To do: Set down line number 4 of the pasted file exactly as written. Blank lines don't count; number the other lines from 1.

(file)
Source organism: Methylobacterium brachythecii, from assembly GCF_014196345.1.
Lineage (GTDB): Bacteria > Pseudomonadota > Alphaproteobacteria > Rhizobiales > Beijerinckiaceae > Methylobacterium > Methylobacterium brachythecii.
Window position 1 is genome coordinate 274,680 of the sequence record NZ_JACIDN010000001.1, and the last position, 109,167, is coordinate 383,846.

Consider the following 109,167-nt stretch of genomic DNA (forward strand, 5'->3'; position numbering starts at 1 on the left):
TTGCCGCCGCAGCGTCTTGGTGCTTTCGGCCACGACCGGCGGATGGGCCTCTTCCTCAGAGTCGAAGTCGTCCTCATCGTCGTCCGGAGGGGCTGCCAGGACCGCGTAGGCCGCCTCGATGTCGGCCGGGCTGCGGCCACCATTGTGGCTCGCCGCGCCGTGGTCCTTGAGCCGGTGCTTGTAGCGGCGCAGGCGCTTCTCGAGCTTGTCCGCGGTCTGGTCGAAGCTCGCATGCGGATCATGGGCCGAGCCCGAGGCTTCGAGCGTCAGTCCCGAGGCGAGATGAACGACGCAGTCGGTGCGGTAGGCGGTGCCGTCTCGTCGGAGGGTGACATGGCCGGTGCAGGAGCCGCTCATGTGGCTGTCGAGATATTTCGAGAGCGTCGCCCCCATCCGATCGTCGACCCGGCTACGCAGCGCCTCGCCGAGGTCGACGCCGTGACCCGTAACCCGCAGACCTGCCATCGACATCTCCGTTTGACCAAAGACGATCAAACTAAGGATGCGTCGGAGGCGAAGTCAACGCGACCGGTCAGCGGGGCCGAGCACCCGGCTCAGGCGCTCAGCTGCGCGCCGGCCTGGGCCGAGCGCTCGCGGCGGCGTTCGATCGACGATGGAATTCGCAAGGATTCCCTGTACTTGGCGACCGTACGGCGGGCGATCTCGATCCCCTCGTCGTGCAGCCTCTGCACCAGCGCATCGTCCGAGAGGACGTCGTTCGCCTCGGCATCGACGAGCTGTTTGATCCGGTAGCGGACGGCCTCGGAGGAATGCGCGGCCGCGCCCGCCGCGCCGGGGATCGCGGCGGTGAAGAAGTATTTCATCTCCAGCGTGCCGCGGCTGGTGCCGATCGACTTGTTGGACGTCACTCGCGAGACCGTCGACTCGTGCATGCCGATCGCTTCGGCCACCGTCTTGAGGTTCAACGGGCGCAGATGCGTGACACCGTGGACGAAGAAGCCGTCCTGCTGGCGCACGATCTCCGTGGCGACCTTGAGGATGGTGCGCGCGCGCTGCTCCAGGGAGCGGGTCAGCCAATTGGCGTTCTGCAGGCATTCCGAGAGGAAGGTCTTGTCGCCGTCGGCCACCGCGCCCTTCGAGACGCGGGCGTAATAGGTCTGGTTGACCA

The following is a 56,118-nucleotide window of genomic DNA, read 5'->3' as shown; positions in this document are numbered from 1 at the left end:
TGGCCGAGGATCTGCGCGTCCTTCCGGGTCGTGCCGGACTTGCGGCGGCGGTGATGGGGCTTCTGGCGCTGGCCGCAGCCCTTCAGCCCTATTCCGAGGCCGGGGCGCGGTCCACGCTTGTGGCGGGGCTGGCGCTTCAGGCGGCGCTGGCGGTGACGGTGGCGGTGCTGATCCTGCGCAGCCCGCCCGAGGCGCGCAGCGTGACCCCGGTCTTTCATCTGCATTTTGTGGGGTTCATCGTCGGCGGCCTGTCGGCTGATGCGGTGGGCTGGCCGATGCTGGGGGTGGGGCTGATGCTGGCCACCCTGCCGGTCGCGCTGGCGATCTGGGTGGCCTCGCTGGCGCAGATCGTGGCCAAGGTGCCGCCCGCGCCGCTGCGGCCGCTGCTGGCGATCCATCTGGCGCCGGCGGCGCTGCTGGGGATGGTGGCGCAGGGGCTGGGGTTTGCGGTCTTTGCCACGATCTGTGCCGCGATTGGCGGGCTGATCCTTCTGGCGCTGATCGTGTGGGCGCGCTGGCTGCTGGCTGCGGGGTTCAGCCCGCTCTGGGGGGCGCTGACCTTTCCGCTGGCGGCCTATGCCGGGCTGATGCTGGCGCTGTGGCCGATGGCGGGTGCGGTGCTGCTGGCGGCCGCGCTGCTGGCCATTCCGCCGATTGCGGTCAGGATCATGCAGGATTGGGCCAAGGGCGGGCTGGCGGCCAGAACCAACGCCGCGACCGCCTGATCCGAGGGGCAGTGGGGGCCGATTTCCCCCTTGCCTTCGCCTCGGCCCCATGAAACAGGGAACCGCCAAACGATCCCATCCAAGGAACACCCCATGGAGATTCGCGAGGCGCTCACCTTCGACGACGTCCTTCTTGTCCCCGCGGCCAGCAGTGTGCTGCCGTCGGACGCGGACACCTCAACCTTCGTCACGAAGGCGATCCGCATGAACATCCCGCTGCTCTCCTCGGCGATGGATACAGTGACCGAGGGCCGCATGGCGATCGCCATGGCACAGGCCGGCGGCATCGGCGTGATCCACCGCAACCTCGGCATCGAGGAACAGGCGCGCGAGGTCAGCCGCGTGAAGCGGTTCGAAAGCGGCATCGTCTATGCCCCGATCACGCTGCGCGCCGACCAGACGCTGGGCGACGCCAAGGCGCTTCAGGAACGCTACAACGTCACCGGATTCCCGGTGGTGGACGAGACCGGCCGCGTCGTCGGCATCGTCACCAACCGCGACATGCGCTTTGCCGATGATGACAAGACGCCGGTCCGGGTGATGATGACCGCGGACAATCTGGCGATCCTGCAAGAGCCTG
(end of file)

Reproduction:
Consider the following 109,167-nt stretch of genomic DNA (forward strand, 5'->3'; position numbering starts at 1 on the left):